My friends used to ask me back in the day why I had such a strong dislike for the releases in the Street Fighter Vs. portfolio, and they always got the same answer: they're too button-mashy. Actually, that was one of the most common responses, but I am certain other things were said, and I felt they were validated at the time. The real truth, though, was I just sucked at the Vs. games. Completely. I was just too accustomed to the old-school formats, which - when I think back on just how long ago they've been around - makes me feel really old.
You wouldn't believe how many people were actually walking up to the kiosk with their mouths agape going, "This is on the Wii!?"
This week, I was able to put those ancient reservations aside to join the mix of new-age and fellow veteran players enjoying Tatsunoko vs. Capcom: Ultimate All-Stars, the latest Street Fighter crossover developed by 8ing and published by Capcom of Japan. Since its debut overseas, TvC has been a huge hit in the arcades. Up till now, the game was being kept as an exclusive Japanese release due to licensing issues. Fortunately, Capcom was able to negotiate through those legal licensing roadblocks to satiate the domestic interest here in North America.
It's probably one of the few fighting games featured at the show this year where "everyone leaves with a smile on their face," as observed by Senior PR Manager Chris Kramer. Although most attendees were not too familiar with the cast on the Tatsunoko end (which is to be expected for non-anime fans), I also witnessed a large amount of genuine interest and praise from everyone who got some hands-on time.
Whether you're a diehard fanactic like myself or just a casual gamer looking for some quick thrills, Tatsunoko vs. Capcom is very easy to pick up. Many elements are identical to previous Vs. titles, including such aspects as aerial combos, over-the-top super moves, and the ability to perform two specials simultaneously. The control scheme is somewhat different than Marvel vs. Capcom 2, however: the buttons are now labeled "Assist," "Weak," "Medium," and "Strong." Many attacks are directional and button-specific as well. Like holding down strong with Ryu will execute a low roundhouse, but a launcher move will always be performed using down-forward + L (Strong).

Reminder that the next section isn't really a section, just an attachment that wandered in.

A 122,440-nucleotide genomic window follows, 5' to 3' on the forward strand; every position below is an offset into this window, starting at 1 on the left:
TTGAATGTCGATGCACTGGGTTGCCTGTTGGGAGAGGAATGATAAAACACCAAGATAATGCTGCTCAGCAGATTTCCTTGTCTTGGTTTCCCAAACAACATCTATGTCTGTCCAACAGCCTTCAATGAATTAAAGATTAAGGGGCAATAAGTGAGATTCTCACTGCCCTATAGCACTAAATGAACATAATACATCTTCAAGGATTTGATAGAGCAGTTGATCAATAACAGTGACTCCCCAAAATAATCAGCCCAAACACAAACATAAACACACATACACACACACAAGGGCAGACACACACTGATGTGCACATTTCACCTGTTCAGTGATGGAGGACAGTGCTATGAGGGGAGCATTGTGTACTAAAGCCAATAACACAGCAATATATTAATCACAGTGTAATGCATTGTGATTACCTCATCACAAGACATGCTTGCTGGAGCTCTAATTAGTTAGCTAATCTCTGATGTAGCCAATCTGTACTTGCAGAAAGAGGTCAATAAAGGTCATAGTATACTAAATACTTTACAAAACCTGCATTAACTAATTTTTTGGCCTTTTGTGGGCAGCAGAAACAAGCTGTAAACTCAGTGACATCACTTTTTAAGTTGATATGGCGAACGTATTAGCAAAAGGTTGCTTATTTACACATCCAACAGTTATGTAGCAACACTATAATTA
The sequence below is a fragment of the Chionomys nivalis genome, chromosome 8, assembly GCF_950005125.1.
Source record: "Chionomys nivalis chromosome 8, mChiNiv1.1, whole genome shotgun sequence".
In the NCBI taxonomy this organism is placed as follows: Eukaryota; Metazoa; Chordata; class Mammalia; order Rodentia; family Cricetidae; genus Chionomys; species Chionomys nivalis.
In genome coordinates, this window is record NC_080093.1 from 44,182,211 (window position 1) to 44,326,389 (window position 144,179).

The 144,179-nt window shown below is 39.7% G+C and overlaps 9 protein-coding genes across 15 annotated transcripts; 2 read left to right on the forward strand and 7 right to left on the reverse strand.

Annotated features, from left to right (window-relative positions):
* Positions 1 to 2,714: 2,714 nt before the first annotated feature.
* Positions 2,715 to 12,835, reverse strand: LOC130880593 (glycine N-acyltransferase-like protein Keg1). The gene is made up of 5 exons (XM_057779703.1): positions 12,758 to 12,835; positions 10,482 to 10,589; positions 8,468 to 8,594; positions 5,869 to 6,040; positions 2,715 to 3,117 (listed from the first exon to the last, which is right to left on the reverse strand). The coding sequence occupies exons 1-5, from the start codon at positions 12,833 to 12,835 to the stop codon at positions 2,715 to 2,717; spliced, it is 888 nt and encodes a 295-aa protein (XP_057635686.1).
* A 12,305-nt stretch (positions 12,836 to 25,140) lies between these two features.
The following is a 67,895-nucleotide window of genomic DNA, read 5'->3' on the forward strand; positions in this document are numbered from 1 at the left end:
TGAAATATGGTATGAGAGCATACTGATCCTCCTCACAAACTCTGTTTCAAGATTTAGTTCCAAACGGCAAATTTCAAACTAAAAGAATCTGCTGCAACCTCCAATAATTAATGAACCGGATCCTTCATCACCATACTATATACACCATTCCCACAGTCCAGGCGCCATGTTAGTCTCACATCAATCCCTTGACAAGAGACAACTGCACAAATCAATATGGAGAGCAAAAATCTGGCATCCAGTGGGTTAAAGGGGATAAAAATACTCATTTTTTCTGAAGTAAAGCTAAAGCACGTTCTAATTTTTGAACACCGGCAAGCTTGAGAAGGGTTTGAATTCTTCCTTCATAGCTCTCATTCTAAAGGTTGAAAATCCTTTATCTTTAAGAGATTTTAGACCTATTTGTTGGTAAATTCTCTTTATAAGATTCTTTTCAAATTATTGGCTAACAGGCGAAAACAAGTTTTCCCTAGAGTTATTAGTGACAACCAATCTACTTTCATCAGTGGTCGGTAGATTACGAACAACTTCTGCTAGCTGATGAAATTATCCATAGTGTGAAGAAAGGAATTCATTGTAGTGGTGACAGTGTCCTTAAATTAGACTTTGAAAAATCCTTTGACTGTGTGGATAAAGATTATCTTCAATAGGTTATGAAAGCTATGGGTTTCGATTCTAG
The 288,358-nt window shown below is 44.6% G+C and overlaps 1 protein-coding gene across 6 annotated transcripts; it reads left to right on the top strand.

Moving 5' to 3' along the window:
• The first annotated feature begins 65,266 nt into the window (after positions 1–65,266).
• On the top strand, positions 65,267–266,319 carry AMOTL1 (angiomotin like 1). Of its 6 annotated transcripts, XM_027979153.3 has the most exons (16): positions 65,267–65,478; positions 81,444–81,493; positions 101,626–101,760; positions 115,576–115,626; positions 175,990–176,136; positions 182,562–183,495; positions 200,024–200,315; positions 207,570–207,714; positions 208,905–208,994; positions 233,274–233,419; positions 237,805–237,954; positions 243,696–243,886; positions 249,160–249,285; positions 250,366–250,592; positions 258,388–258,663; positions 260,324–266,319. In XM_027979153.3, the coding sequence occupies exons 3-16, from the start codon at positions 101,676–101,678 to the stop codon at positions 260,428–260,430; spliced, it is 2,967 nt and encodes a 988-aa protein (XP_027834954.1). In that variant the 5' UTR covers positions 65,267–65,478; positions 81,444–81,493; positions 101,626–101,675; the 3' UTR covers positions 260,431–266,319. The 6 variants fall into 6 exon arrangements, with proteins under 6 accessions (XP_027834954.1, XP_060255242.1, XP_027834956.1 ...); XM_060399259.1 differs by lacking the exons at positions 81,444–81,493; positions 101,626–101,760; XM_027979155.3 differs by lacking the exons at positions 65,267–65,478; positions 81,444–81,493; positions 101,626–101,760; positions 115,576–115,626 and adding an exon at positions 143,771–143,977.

Since I consider my skill level in crossover fighters to be the equivalent of a newcomer, imagine my surprise when I managed to effectively take out a good majority of the competition at E3. Unlike most players who stepped up and were literally mashing the controls, I was endeavoring to pick up the necessary skills to maintain my competitive edge. My team always consisted of Chun and Ryu, a selection that often left Aaron disappointed. I could see where he was coming from, though: it's a new game featuring a new cast of characters, why not branch out a little and experiment? But I decided to play it safe and stick with the classic crew I was familiar with. For the record, I did face off against a few players who were brave enough to go with an all-Tatsunoko team or opted to mix things up on the Capcom end.
There are a few new features, some of which I didn't pick up until after my seventh session. Mega Crash is a new defensive move which allows your character to escape from an opponent, but it takes up two stock levels of your super bar. The Assault is the offensive version, which seems similar to the Focus Attack maneuver featured in Street Fighter IV. Then there's Baroque, a technique I'm still trying to perfect in battle, where activation makes your character glow in an array of colors. During this state, your character is able to extend his combo strings and deal more damage to the portion of red life that's being chopped away. This almost seems like the Custom Combo system from Alpha, though I'll need to spend a little more time with the game before I can make a final assessment.
E3 attendees saw the Wii in a whole new light, or at least, gave the console props for how well it handles a high-octane fighter like TvC. You wouldn't believe how many people were actually walking up to the kiosk with their mouths agape going, "This is on the Wii!?" Real talk. Rest assured, I am not going to hesitate to pick this up - especially since the title has already been officially confirmed to support online multiplayer when it hits North America! Man, when it hits Winter '09, this battle's about to explode.
The gameplay is very solid, and I've been enjoying Tatsunoko vs. Capcom: Ultimate All-Stars to a huge degree. Stay tuned for our video footage, featuring an interview with Community Manager Seth Killian giving us an up-close-and-personal discussion.
Watch gameplay footage of Tatsunoko vs. Capcom: Ultimate All-Stars (Windows Media, 640 x 480, 84.6 MB).